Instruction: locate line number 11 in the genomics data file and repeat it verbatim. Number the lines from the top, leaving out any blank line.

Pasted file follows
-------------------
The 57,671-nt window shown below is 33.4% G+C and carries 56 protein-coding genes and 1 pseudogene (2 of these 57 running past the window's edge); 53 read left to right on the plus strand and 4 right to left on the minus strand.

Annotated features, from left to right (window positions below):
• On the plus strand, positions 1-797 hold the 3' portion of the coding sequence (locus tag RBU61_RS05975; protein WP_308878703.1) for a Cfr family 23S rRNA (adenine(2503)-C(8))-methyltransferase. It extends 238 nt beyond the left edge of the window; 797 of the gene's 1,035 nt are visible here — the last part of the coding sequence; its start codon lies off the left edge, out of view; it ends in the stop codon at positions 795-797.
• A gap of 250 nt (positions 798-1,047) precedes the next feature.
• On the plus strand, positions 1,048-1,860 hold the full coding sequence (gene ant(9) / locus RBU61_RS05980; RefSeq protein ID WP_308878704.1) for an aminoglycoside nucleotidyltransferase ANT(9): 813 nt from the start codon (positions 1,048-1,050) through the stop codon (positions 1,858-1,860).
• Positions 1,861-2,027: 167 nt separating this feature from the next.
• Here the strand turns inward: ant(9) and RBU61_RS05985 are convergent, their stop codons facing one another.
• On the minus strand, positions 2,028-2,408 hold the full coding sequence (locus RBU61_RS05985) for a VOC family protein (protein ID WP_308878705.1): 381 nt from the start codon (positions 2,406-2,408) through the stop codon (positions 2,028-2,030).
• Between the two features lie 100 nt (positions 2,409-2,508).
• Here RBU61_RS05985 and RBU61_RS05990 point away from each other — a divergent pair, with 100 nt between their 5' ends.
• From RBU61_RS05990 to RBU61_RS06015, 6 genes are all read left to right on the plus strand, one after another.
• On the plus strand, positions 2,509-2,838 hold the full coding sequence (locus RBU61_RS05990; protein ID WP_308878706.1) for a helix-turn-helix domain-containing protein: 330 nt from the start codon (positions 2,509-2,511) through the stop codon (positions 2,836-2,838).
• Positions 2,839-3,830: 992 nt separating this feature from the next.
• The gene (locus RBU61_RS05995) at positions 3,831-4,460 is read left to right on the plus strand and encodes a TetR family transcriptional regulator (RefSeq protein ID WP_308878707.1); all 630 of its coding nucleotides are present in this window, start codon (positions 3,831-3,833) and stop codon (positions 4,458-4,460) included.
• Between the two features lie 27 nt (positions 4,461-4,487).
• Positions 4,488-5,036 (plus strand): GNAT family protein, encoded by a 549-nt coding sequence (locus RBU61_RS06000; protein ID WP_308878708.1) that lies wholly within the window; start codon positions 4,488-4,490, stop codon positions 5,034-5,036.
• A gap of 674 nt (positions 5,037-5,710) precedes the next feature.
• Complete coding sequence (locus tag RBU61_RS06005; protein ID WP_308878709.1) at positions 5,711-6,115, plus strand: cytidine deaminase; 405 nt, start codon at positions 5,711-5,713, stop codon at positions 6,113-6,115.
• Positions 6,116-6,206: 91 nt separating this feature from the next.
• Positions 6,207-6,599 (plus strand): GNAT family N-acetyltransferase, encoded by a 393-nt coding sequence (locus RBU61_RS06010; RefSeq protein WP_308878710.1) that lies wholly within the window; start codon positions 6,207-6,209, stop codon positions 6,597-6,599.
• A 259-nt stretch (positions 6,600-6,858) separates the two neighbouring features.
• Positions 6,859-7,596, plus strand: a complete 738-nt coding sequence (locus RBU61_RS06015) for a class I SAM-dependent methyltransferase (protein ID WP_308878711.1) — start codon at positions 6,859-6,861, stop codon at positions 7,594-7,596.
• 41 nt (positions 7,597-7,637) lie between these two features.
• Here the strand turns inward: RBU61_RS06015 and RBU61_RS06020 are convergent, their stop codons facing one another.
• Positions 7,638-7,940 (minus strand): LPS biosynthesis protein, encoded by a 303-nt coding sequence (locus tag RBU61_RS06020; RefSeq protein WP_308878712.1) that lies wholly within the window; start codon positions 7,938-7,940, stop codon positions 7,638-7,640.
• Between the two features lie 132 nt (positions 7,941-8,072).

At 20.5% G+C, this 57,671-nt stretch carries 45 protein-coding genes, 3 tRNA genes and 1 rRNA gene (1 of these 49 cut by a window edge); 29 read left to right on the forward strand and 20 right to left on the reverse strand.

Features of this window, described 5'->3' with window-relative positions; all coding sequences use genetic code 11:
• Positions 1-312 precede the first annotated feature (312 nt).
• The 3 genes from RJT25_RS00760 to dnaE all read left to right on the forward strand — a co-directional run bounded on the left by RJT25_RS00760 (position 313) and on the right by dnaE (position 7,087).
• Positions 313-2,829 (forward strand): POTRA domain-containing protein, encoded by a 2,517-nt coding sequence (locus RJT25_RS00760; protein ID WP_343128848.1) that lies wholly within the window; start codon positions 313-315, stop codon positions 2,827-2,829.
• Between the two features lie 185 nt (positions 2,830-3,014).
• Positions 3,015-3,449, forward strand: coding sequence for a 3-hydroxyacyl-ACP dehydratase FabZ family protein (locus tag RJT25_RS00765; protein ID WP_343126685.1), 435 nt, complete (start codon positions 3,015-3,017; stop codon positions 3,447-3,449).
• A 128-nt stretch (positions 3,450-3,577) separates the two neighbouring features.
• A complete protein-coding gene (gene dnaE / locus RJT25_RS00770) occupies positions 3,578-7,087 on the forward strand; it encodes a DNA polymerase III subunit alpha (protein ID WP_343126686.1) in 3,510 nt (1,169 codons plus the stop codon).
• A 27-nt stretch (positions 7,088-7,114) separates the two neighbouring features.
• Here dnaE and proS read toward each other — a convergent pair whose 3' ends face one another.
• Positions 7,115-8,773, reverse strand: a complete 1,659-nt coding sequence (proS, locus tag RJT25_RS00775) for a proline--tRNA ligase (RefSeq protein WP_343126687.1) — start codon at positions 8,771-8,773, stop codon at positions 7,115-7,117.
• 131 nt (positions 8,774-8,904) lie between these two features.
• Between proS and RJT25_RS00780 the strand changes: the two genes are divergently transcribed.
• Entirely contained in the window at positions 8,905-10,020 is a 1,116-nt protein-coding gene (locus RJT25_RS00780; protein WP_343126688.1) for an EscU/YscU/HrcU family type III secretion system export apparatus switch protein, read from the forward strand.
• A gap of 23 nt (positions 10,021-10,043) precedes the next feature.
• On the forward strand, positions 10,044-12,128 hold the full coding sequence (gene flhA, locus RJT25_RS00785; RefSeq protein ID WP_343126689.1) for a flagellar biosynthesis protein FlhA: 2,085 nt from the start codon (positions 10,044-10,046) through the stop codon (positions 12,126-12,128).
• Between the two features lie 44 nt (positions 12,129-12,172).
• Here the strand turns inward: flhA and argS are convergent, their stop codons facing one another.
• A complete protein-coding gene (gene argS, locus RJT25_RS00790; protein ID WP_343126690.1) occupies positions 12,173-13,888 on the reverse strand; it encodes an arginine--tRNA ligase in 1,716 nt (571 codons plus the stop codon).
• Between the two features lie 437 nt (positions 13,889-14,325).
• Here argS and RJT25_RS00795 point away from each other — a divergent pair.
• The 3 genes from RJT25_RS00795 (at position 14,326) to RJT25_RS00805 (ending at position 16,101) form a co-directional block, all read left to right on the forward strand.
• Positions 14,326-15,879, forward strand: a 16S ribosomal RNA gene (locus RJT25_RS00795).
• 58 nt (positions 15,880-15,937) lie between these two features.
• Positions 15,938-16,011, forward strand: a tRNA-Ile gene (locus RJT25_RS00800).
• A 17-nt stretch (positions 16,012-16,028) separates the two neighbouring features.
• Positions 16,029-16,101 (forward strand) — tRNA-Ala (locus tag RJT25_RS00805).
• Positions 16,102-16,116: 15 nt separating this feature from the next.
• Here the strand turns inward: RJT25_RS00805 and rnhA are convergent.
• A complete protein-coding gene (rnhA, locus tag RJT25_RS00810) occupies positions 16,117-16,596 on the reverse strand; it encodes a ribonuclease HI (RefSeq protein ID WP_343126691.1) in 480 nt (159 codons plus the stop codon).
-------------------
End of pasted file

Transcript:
• From RBU61_RS05990 to RBU61_RS06015, 6 genes are all read left to right on the plus strand, one after another.